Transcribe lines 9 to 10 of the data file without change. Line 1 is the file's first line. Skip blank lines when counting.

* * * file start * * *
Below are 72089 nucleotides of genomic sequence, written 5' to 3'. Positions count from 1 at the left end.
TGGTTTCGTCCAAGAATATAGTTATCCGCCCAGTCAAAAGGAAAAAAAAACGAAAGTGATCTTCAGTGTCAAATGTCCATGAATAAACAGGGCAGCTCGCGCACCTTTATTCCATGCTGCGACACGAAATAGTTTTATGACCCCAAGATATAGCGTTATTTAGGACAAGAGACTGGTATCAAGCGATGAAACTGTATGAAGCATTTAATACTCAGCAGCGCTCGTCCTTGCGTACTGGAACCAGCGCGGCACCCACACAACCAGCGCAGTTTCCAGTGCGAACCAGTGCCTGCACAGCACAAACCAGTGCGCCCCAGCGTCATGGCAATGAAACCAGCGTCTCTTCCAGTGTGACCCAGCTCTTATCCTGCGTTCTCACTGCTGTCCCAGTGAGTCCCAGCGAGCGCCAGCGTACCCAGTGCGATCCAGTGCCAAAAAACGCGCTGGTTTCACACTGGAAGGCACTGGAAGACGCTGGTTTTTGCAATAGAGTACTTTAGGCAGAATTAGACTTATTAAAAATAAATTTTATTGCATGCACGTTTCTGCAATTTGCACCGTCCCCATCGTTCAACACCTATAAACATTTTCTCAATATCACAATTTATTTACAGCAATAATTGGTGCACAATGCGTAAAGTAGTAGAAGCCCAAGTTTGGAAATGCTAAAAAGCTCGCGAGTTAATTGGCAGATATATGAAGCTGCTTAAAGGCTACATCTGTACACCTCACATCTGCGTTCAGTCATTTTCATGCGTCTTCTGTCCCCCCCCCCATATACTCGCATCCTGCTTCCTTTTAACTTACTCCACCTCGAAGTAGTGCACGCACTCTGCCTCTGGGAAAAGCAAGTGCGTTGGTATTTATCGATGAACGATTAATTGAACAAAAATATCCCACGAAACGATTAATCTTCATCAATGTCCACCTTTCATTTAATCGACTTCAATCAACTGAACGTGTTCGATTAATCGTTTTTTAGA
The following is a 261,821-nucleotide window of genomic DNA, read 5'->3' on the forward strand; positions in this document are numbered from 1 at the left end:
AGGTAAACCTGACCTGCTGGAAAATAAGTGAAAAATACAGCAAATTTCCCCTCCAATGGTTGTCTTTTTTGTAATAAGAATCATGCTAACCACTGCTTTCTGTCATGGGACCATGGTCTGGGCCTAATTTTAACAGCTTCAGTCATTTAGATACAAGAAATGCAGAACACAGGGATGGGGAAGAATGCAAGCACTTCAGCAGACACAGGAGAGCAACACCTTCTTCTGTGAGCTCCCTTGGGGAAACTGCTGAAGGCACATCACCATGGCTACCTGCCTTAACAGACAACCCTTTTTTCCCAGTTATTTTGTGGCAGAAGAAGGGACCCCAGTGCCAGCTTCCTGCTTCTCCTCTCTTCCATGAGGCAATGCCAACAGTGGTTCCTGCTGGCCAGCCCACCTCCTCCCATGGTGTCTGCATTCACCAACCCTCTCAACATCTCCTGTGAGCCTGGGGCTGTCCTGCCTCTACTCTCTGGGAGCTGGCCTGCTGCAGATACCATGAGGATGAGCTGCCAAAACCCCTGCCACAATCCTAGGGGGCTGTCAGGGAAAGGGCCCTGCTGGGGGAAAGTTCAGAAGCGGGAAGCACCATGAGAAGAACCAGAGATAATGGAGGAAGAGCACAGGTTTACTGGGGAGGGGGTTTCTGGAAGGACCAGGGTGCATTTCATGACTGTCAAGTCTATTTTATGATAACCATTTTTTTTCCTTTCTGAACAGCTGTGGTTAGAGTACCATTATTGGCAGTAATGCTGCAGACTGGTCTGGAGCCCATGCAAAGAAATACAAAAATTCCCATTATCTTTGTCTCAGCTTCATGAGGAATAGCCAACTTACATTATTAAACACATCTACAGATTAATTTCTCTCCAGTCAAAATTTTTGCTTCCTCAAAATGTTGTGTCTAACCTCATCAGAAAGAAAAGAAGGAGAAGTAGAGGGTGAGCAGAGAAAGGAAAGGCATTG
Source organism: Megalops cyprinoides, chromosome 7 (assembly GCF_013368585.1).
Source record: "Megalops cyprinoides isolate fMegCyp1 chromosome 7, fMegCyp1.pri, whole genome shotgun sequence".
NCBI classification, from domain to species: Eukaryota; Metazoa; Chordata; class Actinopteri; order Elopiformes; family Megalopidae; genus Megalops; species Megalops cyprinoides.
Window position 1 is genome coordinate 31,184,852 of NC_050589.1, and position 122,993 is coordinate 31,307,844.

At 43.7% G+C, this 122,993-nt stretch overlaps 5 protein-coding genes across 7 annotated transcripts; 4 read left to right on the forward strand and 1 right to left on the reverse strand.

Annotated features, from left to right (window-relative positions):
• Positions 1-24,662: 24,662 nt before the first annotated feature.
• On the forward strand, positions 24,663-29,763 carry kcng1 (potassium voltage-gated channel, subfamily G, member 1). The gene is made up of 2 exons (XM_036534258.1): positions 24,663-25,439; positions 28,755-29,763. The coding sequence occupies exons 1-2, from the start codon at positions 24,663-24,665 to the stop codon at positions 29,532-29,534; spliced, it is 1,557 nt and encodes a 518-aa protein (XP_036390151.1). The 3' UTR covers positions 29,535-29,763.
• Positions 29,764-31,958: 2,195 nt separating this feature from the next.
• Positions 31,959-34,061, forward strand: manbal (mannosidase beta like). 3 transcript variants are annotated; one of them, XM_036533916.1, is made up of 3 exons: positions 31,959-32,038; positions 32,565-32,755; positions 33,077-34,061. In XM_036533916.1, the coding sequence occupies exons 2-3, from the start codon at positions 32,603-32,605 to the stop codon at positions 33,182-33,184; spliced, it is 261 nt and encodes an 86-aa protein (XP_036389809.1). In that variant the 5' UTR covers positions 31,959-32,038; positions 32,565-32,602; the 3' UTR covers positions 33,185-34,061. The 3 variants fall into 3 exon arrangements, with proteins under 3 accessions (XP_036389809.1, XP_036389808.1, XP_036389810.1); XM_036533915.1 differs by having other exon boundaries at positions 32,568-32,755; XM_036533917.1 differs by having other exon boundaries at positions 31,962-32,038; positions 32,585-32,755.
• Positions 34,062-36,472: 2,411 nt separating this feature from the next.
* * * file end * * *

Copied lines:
At 43.7% G+C, this 122,993-nt stretch overlaps 5 protein-coding genes across 7 annotated transcripts; 4 read left to right on the forward strand and 1 right to left on the reverse strand.

Annotated features, from left to right (window-relative positions):